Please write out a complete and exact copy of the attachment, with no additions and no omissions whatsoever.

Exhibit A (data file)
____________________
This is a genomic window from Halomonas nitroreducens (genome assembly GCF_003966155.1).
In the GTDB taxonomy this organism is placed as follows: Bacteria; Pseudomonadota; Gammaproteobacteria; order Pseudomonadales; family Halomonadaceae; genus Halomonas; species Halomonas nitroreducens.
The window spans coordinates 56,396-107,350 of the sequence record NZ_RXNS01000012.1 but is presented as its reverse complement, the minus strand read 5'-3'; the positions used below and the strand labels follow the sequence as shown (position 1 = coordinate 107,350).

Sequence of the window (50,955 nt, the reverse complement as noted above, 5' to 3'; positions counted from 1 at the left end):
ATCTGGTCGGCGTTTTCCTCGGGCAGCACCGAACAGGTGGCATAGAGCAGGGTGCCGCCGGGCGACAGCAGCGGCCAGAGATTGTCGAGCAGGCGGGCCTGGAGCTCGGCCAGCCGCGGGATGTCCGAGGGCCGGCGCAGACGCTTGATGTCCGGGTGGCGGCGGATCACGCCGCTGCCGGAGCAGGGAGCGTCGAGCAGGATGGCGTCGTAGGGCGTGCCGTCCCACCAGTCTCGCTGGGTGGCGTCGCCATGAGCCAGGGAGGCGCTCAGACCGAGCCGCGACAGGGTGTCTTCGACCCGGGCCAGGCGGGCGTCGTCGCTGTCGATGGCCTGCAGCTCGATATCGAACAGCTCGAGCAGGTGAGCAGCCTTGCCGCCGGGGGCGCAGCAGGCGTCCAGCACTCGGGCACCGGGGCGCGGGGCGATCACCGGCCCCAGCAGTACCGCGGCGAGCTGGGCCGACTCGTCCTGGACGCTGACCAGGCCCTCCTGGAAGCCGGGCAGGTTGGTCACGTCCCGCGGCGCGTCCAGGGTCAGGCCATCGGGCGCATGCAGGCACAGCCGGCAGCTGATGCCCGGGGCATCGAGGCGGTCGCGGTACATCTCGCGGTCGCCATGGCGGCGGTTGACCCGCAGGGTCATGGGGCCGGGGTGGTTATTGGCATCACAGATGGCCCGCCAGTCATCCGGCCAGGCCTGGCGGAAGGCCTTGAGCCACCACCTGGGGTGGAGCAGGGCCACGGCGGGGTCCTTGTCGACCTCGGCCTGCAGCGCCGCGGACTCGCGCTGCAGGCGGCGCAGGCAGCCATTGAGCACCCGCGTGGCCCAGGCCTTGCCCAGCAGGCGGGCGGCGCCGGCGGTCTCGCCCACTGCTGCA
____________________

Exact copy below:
This is a genomic window from Halomonas nitroreducens (genome assembly GCF_003966155.1).
In the GTDB taxonomy this organism is placed as follows: Bacteria; Pseudomonadota; Gammaproteobacteria; order Pseudomonadales; family Halomonadaceae; genus Halomonas; species Halomonas nitroreducens.
The window spans coordinates 56,396-107,350 of the sequence record NZ_RXNS01000012.1 but is presented as its reverse complement, the minus strand read 5'-3'; the positions used below and the strand labels follow the sequence as shown (position 1 = coordinate 107,350).

Sequence of the window (50,955 nt, the reverse complement as noted above, 5' to 3'; positions counted from 1 at the left end):
ATCTGGTCGGCGTTTTCCTCGGGCAGCACCGAACAGGTGGCATAGAGCAGGGTGCCGCCGGGCGACAGCAGCGGCCAGAGATTGTCGAGCAGGCGGGCCTGGAGCTCGGCCAGCCGCGGGATGTCCGAGGGCCGGCGCAGACGCTTGATGTCCGGGTGGCGGCGGATCACGCCGCTGCCGGAGCAGGGAGCGTCGAGCAGGATGGCGTCGTAGGGCGTGCCGTCCCACCAGTCTCGCTGGGTGGCGTCGCCATGAGCCAGGGAGGCGCTCAGACCGAGCCGCGACAGGGTGTCTTCGACCCGGGCCAGGCGGGCGTCGTCGCTGTCGATGGCCTGCAGCTCGATATCGAACAGCTCGAGCAGGTGAGCAGCCTTGCCGCCGGGGGCGCAGCAGGCGTCCAGCACTCGGGCACCGGGGCGCGGGGCGATCACCGGCCCCAGCAGTACCGCGGCGAGCTGGGCCGACTCGTCCTGGACGCTGACCAGGCCCTCCTGGAAGCCGGGCAGGTTGGTCACGTCCCGCGGCGCGTCCAGGGTCAGGCCATCGGGCGCATGCAGGCACAGCCGGCAGCTGATGCCCGGGGCATCGAGGCGGTCGCGGTACATCTCGCGGTCGCCATGGCGGCGGTTGACCCGCAGGGTCATGGGGCCGGGGTGGTTATTGGCATCACAGATGGCCCGCCAGTCATCCGGCCAGGCCTGGCGGAAGGCCTTGAGCCACCACCTGGGGTGGAGCAGGGCCACGGCGGGGTCCTTGTCGACCTCGGCCTGCAGCGCCGCGGACTCGCGCTGCAGGCGGCGCAGGCAGCCATTGAGCACCCGCGTGGCCCAGGCCTTGCCCAGCAGGCGGGCGGCGCCGGCGGTCTCGCCCACTGCTGCA